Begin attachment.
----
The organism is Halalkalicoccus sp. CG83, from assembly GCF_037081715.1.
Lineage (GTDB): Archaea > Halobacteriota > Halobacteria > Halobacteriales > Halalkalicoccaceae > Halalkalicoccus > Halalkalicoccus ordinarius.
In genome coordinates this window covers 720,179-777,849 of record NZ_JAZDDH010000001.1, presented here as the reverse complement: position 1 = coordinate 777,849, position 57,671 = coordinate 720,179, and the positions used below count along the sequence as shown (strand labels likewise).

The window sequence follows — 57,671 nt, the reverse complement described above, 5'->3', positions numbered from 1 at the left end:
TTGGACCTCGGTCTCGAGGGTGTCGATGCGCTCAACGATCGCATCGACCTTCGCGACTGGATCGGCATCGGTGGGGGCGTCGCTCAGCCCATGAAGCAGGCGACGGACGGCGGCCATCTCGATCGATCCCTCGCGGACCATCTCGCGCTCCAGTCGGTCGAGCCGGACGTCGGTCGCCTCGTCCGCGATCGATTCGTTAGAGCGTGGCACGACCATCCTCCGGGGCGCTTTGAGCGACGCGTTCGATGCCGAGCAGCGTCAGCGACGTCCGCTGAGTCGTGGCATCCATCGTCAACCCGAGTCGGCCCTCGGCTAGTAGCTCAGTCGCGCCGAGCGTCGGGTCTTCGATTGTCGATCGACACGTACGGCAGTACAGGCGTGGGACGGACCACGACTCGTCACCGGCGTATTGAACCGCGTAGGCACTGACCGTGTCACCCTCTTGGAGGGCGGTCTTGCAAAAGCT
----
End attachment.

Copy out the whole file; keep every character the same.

The organism is Halalkalicoccus sp. CG83, from assembly GCF_037081715.1.
Lineage (GTDB): Archaea > Halobacteriota > Halobacteria > Halobacteriales > Halalkalicoccaceae > Halalkalicoccus > Halalkalicoccus ordinarius.
In genome coordinates this window covers 720,179-777,849 of record NZ_JAZDDH010000001.1, presented here as the reverse complement: position 1 = coordinate 777,849, position 57,671 = coordinate 720,179, and the positions used below count along the sequence as shown (strand labels likewise).

The window sequence follows — 57,671 nt, the reverse complement described above, 5'->3', positions numbered from 1 at the left end:
TTGGACCTCGGTCTCGAGGGTGTCGATGCGCTCAACGATCGCATCGACCTTCGCGACTGGATCGGCATCGGTGGGGGCGTCGCTCAGCCCATGAAGCAGGCGACGGACGGCGGCCATCTCGATCGATCCCTCGCGGACCATCTCGCGCTCCAGTCGGTCGAGCCGGACGTCGGTCGCCTCGTCCGCGATCGATTCGTTAGAGCGTGGCACGACCATCCTCCGGGGCGCTTTGAGCGACGCGTTCGATGCCGAGCAGCGTCAGCGACGTCCGCTGAGTCGTGGCATCCATCGTCAACCCGAGTCGGCCCTCGGCTAGTAGCTCAGTCGCGCCGAGCGTCGGGTCTTCGATTGTCGATCGACACGTACGGCAGTACAGGCGTGGGACGGACCACGACTCGTCACCGGCGTATTGAACCGCGTAGGCACTGACCGTGTCACCCTCTTGGAGGGCGGTCTTGCAAAAGCT